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|29 States to vote on taxing online sales next month!|
Link to article in Denver Post today
| 10:53 pm on Oct 28, 2002 (gmt 0)|
| 5:38 pm on Oct 29, 2002 (gmt 0)|
The Canadian banks are predicting the our dollar will rise to between 68 and 70 cents within the next year. Our economy is growing at 3.5% (we never did slip into negetive growth even after 9/11) and that will have more to do with the Canadian dollar than your elections.
Trust me.. the currency traders do not flock to the lowly Canadian dollar for security.
| 11:45 pm on Oct 29, 2002 (gmt 0)|
I think I am going to get hammered for this one, but here goes.
I really don't think this involves encouraging foreign trading, big brother or anything remotely close to that.
There are certain facets of our (USA) society that are still public (Tax run). I don't disagree with that either.
These state agencies that traditionally enjoyed much of the sales tax (pre-ecommerce) do serve a purpose. They employ people, they teach our children, they build our roads, etc..
While a portion of these taxes are apropriated discriminately (lining the pockets of undeserving people), the sales tax as a whole does serve a purpose.
If you say that this is big brother clamping down on us, I would argue the contrary... that this is allowing the states to still exercise some amount of independence while not depending on our federal government.
While I don't want to pay any more money than I already am, I don't think that the 5-7% sales tax will deter anyone from purchasing online. I know most people don't even flinch when selecting the $12.00 shipping option.
...will continue this later....
| 12:12 am on Oct 30, 2002 (gmt 0)|
States don't have the Constitutional authority to regulate or tax interstate transactions. This authority resides solely with the Congress. If legislation of this sort is passed by states, it will surely be overturned by the Supreme Court.
Of course, the states do have the right to levy sales taxes on intrastate transactions. I'm in Nevada. If I sell online to somebody else in Nevada, and the product is taxable, I as a merchant have to pay sales tax. Whether I collect the tax is my business. My company "eats" sales taxes at this point because so few of our sales are subject to it.
| 6:47 am on Oct 30, 2002 (gmt 0)|
Here's a question...If the US begins taxing e-commerce how long will it take for a banana republic or Caribbean island to step in and create in Internet friendly zone?
| 1:10 pm on Oct 30, 2002 (gmt 0)|
If the states do succeed in charging out of state commerce (I still feel this is highly unlikely), they will most likely charge the sales tax on goods entering the country as well.
When we in Canada order from the states, Canadian Customs collects the Federal Goods and Services tax (GST) and the provincial tax (PST), or the combined blended tax (HST) depending on what province you live in.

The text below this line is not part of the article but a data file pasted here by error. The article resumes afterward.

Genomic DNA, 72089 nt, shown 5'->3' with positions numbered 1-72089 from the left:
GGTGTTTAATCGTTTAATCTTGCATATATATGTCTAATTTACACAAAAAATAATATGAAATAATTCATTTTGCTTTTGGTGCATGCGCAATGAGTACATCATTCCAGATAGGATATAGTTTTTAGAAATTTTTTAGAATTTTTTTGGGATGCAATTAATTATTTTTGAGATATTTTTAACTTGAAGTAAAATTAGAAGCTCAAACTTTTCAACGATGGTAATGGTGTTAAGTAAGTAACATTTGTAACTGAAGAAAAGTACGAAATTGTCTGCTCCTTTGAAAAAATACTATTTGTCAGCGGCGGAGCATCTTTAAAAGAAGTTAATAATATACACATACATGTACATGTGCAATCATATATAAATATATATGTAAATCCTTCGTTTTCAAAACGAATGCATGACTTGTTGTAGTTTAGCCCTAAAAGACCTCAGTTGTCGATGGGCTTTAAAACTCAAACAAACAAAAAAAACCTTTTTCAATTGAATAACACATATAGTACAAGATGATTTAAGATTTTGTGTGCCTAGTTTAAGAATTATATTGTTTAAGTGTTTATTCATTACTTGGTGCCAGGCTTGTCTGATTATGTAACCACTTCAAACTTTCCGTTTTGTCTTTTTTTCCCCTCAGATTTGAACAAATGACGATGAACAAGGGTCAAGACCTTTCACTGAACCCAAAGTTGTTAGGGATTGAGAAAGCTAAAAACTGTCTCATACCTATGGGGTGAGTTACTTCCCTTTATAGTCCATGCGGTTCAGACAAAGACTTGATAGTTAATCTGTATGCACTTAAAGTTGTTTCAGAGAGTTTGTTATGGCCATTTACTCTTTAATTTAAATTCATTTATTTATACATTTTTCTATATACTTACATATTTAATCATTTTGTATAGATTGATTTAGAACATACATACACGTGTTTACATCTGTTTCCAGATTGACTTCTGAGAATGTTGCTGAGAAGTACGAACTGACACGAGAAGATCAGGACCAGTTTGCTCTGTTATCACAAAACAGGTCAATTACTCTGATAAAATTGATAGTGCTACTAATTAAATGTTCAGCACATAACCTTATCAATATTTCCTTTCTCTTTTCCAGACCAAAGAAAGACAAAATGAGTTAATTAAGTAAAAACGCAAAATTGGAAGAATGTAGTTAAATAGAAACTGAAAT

If the US didn't charge out of country commerce, I would see a large number of mail order operations shift north of the border.
| 4:33 pm on Nov 1, 2002 (gmt 0)|
"I just have a strong bias against having our own business having to compete unfairly with somebody who can send the same product in here from out of state," Heath said.
I'm hard pressed to come up with examples that support this. Especially once you factor in shipping.
The shipping cost is analogus to what it would cost to go to a store and purchase/transport the item yourself. Depending on how you travel (car, bus, train) that cost can be a dollar or two, or more. Most consumers overlook this. But in fact, the shipping cost is what you will pay to avoid having to go to the store yourself. The cost of shipping is not a tax.
The merchant complaining about unfair competition is making the point that out-of-State catalog and website merchants do not have to charge sales tax, while "brick and mortar" shops do.
It seems strange to me, that if I go to the store and buy a few CDs and books I will pay a few dollars in sales tax to the State and maybe the local government.
But if I buy the same things via a website, I pay no tax. This situation forces the various merchants to compete on an uneven playing field. In effect, it is actually a subsidy for interent e-commerce.
What's so special about selling thing via a website that entitles e-commerce merchants to a special tax exemption?
People rail against "a tax on the internet" -- but the example I have given is not an "internet tax"; rather it is a sales tax which would be identical to what all other merchants pay.
Also, consider that people most likely to have computers at home and work are middle-class, upper-middle class, and rich -- and the people least likely to have access to computers are the working poor. Does it seem right that middle-class (and above) people have an opportunity to avoid sales taxes while poor people do not?